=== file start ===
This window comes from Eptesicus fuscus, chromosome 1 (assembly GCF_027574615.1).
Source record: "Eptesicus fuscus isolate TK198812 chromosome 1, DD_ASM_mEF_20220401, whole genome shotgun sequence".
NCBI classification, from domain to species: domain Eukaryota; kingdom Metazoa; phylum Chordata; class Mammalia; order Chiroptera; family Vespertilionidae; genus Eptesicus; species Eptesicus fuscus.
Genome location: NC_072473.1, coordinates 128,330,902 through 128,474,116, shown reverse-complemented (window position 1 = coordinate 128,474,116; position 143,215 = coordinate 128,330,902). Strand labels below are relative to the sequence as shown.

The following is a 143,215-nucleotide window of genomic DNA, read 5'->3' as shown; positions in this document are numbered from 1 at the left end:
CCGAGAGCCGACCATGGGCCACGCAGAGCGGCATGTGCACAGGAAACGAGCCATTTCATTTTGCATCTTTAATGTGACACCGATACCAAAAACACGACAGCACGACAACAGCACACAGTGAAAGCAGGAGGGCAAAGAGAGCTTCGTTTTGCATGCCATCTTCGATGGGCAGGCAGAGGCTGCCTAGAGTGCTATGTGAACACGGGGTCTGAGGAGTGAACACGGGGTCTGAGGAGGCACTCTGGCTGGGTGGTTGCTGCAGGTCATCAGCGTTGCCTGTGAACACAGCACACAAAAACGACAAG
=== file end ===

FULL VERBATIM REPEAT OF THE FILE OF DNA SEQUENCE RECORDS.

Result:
This window comes from Eptesicus fuscus, chromosome 1 (assembly GCF_027574615.1).
Source record: "Eptesicus fuscus isolate TK198812 chromosome 1, DD_ASM_mEF_20220401, whole genome shotgun sequence".
NCBI classification, from domain to species: domain Eukaryota; kingdom Metazoa; phylum Chordata; class Mammalia; order Chiroptera; family Vespertilionidae; genus Eptesicus; species Eptesicus fuscus.
Genome location: NC_072473.1, coordinates 128,330,902 through 128,474,116, shown reverse-complemented (window position 1 = coordinate 128,474,116; position 143,215 = coordinate 128,330,902). Strand labels below are relative to the sequence as shown.

The following is a 143,215-nucleotide window of genomic DNA, read 5'->3' as shown; positions in this document are numbered from 1 at the left end:
CCGAGAGCCGACCATGGGCCACGCAGAGCGGCATGTGCACAGGAAACGAGCCATTTCATTTTGCATCTTTAATGTGACACCGATACCAAAAACACGACAGCACGACAACAGCACACAGTGAAAGCAGGAGGGCAAAGAGAGCTTCGTTTTGCATGCCATCTTCGATGGGCAGGCAGAGGCTGCCTAGAGTGCTATGTGAACACGGGGTCTGAGGAGTGAACACGGGGTCTGAGGAGGCACTCTGGCTGGGTGGTTGCTGCAGGTCATCAGCGTTGCCTGTGAACACAGCACACAAAAACGACAAG